Articles

Employee vs. Independent Contractor

Article by David Heier

For years, the United States Treasury has relied upon employers to be their unpaid tax collectors. Most people do not realize that when someone is an employee of a business, the business owner is responsible for collecting the federal, social security, Medicare, state and local income taxes from the employee. The employer then has to pay these trust fund withholdings into the United States Treasury, along with the various states and cities. To add insult to injury, the employer has to match the 7.65 social security and Medicare tax and include it in their weekly, monthly or quarterly deposits. The business owner also has to pay federal and state unemployment taxes which can be substantial. The business owner is also required to carry workers compensation insurance on their employees. This rate can vary, however, in some industries, the workers compensation rate can be as high as 30% of gross wages.

It is logical to conclude that most business owners would not want to have people classified as employees. After all, if the worker is an independent contractor, the business owner does not have to be concerned with being an unpaid tax collector who has to carry workers compensation insurance and pay abusive unemployment and social security/Medicare taxes. So business people got smart, or so they thought. They classified all of their workers as independent contractors. What happens next?

Workers who are classified as independent contractors get paid a gross check without any withholding for taxes. As is human nature, we often spend what, or more than we earn. They do not save any of their check for taxes. Or maybe the business owner never told them that they would be classifying them as independent contractors and giving them a form 1099 at the end of the year. Independent contractors fail to realize how much tax is really due for their earnings. Or perhaps the business owner said I am giving you a check but nobody will ever find out. Then the 1099 form arrives in the mail. The worker goes to her or his accountant and discovers how much they owe. They do not have the money to pay their taxes and the governments do not get paid. Accordingly, this has, and continues to be one of the main reasons that the government wants independent contractors classified as employees. Fast forward to the Affordable Care Act (Obamacare). The government has a new incentive to have workers classified as employees.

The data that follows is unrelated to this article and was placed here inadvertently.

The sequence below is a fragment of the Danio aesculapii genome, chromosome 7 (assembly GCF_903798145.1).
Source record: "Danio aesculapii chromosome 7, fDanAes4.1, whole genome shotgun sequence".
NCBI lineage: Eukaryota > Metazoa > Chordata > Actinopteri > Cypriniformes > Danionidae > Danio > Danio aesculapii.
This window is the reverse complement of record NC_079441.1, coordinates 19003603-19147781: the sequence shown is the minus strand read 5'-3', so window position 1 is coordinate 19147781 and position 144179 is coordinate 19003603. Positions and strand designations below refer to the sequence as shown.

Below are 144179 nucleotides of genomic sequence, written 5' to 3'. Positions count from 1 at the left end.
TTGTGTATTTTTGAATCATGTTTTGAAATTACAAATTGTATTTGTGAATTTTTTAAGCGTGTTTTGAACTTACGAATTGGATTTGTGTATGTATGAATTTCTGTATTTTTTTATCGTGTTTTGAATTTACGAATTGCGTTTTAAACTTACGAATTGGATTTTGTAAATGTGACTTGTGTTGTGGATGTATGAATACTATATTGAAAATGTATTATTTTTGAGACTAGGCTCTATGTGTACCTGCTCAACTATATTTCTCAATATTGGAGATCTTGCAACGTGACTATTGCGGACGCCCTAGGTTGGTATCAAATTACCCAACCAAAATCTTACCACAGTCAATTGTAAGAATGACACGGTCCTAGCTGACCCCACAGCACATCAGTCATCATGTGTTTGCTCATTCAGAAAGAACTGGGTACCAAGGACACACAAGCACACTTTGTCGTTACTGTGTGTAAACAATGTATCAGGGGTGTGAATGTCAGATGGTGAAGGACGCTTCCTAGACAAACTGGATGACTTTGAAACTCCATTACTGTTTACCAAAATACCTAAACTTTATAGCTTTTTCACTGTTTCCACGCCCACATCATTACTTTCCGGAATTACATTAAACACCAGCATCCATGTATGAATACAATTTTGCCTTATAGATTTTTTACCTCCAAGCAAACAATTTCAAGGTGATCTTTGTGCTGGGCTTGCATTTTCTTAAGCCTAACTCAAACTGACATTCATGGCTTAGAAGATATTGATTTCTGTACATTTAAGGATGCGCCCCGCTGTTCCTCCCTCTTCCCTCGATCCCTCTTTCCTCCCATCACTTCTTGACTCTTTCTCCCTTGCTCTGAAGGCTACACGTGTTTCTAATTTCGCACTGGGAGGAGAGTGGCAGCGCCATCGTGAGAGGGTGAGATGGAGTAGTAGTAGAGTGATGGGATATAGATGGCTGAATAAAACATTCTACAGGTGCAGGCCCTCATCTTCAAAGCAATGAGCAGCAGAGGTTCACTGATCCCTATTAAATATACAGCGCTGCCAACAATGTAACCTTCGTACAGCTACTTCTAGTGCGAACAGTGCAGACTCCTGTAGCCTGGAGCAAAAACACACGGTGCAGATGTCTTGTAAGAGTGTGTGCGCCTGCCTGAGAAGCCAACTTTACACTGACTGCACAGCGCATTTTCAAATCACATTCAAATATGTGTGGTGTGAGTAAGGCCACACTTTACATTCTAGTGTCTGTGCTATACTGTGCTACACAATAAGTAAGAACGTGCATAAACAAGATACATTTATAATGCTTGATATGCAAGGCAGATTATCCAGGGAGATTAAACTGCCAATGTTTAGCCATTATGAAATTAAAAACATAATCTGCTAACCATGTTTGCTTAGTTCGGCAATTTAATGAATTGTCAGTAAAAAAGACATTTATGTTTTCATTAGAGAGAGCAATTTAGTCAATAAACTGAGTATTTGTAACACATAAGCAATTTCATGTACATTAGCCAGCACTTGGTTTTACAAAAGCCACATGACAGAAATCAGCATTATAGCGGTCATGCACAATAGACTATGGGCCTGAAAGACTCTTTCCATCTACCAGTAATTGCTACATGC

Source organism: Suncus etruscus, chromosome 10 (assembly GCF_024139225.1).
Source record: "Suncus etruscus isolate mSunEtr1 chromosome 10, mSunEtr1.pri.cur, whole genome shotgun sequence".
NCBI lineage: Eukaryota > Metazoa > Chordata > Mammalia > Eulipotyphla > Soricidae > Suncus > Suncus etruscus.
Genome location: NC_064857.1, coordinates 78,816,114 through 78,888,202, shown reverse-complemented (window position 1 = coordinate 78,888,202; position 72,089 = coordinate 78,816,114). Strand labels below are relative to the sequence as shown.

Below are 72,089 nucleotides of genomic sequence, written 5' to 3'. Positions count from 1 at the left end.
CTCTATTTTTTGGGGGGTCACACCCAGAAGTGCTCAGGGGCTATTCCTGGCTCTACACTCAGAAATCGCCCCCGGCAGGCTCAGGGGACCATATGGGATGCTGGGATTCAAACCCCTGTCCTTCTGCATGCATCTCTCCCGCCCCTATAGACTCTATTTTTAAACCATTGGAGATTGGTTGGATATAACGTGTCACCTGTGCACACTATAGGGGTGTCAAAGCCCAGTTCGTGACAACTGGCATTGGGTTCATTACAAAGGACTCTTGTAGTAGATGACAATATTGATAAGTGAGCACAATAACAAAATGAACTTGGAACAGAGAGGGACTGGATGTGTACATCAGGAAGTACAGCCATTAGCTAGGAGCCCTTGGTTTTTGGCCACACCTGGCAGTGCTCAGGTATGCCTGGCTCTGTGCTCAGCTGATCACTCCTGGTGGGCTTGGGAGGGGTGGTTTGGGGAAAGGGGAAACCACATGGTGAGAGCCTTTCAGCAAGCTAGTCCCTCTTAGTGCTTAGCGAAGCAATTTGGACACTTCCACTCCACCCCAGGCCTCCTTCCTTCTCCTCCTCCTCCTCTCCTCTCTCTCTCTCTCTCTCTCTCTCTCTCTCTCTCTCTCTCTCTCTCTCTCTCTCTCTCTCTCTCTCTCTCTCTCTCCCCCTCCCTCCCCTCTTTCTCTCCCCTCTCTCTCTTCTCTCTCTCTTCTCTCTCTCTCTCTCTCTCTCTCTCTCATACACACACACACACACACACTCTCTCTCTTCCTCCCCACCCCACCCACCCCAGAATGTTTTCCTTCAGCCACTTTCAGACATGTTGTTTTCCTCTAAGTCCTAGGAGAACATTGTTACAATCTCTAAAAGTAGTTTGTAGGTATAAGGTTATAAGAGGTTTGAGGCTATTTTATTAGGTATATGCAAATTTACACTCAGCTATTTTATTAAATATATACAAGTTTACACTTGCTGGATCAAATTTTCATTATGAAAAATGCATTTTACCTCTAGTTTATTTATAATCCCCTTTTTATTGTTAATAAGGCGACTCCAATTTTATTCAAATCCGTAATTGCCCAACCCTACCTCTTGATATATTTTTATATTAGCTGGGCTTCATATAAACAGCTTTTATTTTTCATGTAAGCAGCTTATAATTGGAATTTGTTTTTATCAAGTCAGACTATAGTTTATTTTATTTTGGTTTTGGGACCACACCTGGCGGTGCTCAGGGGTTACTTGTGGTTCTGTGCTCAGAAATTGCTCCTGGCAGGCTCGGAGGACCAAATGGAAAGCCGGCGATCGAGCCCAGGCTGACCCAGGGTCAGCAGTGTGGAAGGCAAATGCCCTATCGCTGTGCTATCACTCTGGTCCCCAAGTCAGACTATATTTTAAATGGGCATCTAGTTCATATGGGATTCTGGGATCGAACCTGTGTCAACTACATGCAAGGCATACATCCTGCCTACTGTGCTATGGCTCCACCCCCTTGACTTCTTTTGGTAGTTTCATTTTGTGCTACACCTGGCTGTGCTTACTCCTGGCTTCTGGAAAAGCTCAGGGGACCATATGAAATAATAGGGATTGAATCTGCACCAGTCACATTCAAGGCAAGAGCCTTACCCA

There is no specific test to determine if a worker is an independent contractor or employee. There are several factors that are examined. After evaluating all of the facts and circumstances, there should be one way or another that points to the determination of independent contractor or employee. Some specific factors that are reviewed include, but are not limited to:

  1. Are you paid by the hour or by the job
  2. Whose tools and equipment do you use
  3. Do you work exclusively for the business owner
  4. Do you carry your own liability and workers compensation insurance
  5. What is customary in YOUR industry
  6. Do you work specific hours
  7. Do you take direction and orders from the business owner
  8. Do you advertise
  9. Do you have contracts for each job
  10. How are the fees set

These are just an example of what the government looks at when making the argument that your independent contractors are actually employees.

If you are audited by the IRS, state or city and they determine are successful in reclassifying your independent contractors as employees this can be catastrophic. You could be required to pay what you should have withheld to the employees for all periods under examination. Imagine having 60 people who you paid $ 30,000 per year for 3 years and incorrectly treated them as independent contractors. The social security tax alone would be over $ 275,000. Add to that the federal income tax, state income tax, unemployment tax, city income tax and now Obamacare penalties. It could be enough to put you out of business.

We have significant expertise in this area.
Call our office at 856-673-1929 to set up an appointment to evaluate your business.